The Cave Painter of Lascaux

The Cave Painter of Lascaux

by Roberta Angeletti
     
 

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Cecilia is on a school trip to the Lascaux caves in southern France--a mysterious place with well-preserved prehistoric paintings on the walls. These are believed to have been created by our primitive ancestors several hundred thousand years ago. The little girl notices some strange footprints on the ground. Following them, she walks away from the other children… See more details below

Overview


Cecilia is on a school trip to the Lascaux caves in southern France--a mysterious place with well-preserved prehistoric paintings on the walls. These are believed to have been created by our primitive ancestors several hundred thousand years ago. The little girl notices some strange footprints on the ground. Following them, she walks away from the other children and arrives in a dark, wide hall. She is about to turn on her flashlight, when suddenly ... Flash! Her camera flash goes off and lights up the paintings of deer and hunters on the walls. The flash goes off again and she sees more animals chiseled in the walls.
In the dark, she feels someone trying to pull the camera off her neck. Frightened, she turns around and sees a primitive man. He gestures to her that he is the painter of the walls. Leading her out of the cave, he tries to start a fire by striking two sticks against each other. Cecilia has to get back, because her school bus is leaving, but she leaves the primitive man a box of matches as a farewell gift. Three pages at the end of the story explain how prehistoric people lived, what tools they used, how they painted, and how they hunted.

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Editorial Reviews

Children's Literature - Joyce Rice
Anna's class is going on a field trip to visit the great caves of Lascaux, in France. While the other children listen to the teacher explanations about the drawings on the cave walls, Anna wanders off. When the flash on her camera accidentally goes off, Anna is finally able to see the drawings on the wall. She is also able to see something else that will make her field trip unforgettable. This is an excellent use of the picture book format to entice young readers into information books. The story told in limited text with beautiful, rich illustrations makes this story appropriate for reading to a group. The author has included further information about cave painters at the end of the story. Part of the series "A Journey Through Time."
Children's Literature
A young girl's light-hearted account of her class trip to the famous Lascaux caves in southern France is the fictional frame for an introduction to both the caves and to life in the Stone Age. On her own, Anna follows footprints into a cave, admiring the spectacular art her flash camera reveals. She is shocked by what appears to be a "caveman," but he is only a costumed guard. He, in turn, is astonished when they encounter someone claiming to be one of the artists of the cave walls who tells them about his time and art. Anna returns to her school bus wiser, wishing she had a photo to prove her adventure. Double-page mixed media scenes display thoughtful reproductions of many of the animal pictures, while Angeletti produces cartoon-y humans to explain them. We can feel a bit of the cave experience, but at the expense of stripping much of the significance from it. The final pages with fuller explication of the art and times help restore some of that importance. The fact that "visitors are not allowed to enter the real caves" now, but only the replica, makes the story itself even further from reality. This is part of the "A Journey Through Time" series. 2004, Crystal Productions, Ages 5 to 9.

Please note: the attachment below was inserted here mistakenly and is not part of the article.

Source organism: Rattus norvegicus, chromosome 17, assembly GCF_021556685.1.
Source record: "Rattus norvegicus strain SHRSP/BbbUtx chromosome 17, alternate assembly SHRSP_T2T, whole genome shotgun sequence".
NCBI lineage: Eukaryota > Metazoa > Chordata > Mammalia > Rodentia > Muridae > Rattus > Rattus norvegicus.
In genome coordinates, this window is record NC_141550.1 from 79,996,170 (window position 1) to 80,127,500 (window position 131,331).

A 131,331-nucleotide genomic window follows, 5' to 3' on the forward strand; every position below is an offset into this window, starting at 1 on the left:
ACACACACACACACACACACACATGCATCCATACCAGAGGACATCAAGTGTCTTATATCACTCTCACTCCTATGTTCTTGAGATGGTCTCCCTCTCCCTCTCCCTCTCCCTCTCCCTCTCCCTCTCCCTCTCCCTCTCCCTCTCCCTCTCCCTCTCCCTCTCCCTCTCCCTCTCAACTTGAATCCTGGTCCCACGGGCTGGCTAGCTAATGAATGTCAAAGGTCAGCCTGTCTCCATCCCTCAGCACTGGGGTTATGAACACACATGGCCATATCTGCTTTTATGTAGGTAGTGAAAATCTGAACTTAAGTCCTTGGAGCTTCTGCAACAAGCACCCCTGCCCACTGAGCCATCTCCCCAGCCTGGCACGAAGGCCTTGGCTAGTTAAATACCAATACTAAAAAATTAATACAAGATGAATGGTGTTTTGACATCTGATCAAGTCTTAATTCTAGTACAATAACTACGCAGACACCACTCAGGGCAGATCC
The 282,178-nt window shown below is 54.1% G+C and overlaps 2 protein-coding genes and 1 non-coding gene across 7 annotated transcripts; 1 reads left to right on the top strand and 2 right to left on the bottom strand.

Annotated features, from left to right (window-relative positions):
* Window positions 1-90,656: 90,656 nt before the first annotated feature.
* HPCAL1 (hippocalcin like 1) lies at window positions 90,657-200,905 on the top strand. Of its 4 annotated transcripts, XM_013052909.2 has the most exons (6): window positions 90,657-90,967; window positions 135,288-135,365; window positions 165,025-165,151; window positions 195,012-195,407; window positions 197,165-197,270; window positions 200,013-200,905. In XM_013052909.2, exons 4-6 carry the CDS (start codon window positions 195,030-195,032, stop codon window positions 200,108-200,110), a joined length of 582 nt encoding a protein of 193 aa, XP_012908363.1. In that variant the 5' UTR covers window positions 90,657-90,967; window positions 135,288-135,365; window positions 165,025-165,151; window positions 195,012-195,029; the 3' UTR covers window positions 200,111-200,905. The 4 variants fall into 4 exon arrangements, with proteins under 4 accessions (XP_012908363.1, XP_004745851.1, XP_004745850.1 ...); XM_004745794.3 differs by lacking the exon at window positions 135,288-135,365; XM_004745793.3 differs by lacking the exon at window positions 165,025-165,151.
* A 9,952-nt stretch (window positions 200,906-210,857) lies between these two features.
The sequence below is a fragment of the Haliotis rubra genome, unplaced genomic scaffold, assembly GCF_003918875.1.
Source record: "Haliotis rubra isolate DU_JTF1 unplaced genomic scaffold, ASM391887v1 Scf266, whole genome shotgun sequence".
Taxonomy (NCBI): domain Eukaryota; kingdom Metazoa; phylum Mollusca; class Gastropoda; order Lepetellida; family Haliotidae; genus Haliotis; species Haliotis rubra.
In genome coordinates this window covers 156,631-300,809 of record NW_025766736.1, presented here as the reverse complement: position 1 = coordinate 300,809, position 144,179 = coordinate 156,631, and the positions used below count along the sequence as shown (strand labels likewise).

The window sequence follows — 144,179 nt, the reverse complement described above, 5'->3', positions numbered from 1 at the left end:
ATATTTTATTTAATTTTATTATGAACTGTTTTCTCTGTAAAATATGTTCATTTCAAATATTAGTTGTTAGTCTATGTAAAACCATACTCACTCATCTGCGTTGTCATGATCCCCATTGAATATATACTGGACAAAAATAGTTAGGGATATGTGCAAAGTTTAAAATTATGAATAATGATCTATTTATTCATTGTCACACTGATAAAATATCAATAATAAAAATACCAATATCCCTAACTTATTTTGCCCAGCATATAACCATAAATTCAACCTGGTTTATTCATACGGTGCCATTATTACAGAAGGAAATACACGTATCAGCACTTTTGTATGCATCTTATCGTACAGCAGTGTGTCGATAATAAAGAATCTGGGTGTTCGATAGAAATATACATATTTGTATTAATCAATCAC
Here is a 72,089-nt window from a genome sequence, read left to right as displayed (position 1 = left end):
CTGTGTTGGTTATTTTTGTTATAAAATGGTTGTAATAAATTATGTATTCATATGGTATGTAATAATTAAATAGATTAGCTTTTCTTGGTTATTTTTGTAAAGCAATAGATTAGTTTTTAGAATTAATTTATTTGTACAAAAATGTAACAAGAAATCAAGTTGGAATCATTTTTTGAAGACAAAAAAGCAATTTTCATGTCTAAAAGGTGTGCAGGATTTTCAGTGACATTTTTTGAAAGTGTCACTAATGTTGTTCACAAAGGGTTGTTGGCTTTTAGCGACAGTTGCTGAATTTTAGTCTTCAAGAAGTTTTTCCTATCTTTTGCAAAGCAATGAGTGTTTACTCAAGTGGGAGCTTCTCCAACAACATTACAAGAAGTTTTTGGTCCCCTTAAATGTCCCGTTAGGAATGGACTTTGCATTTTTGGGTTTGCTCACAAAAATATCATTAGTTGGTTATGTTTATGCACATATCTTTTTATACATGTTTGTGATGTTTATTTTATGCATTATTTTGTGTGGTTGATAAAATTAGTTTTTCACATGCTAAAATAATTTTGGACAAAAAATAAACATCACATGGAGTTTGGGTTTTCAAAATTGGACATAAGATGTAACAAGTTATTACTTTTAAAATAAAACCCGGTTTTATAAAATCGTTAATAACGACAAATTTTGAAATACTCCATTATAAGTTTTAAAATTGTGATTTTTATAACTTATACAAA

—Ken Marantz and Sylvia Marantz
School Library Journal
Gr 1-3-This series entry repeats the flaws and strengths of its predecessors. The story is slight and secondary to the purpose-in this case, introducing readers to Paleolithic cave paintings in France. A child wanders away from her classmates and meets up with a tour guide dressed as a cave man. He is as surprised as she is when an actual Homo sapiens appears and corrects some of the guide's points. The information presented in the narrative is minimal-this field trip is no "Magic School Bus" ride. The cave art, however, is a respectable imitation of the real thing, and the cartoon characters and perspectives are dynamic. The factual material, which describes the possible intent of the art and how it was created, is based on current theory. The book would work well one-on-one or with a group as a lead-in to the photographs and content of Dorothy Hinshaw Patent's well-documented Mystery of the Lascaux Cave (Benchmark, 1998).-Wendy Lukehart, Dauphin County Library, Harrisburg, PA Copyright 2000 Cahners Business Information.|
From the Publisher

"The cave art ... is a respectable imitation of the real thing, and the cartoon characters and perspectives are dynamic. The factual material, which describes the possible intent of the art and how it was created, is based on current theory. The book would work well one-on-one or with a group."--School Library Journal

"These delightful characters tell readers about the people who painted the animals and what the paintings meant to them, helping to bring the Stone Age to life."--Baton Rouge Advocate

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Product Details

ISBN-13:
9781562903237
Publisher:
Crystal Productions
Publication date:
03/01/2004
Pages:
32

Meet the Author

Roberta Angeletti lives and works in Italy. She is a well-known illustrator, sculptor, and engraver, and has recently achieved popularity as a children's writer. She has won numerous prestigious prizes for her illustrations.

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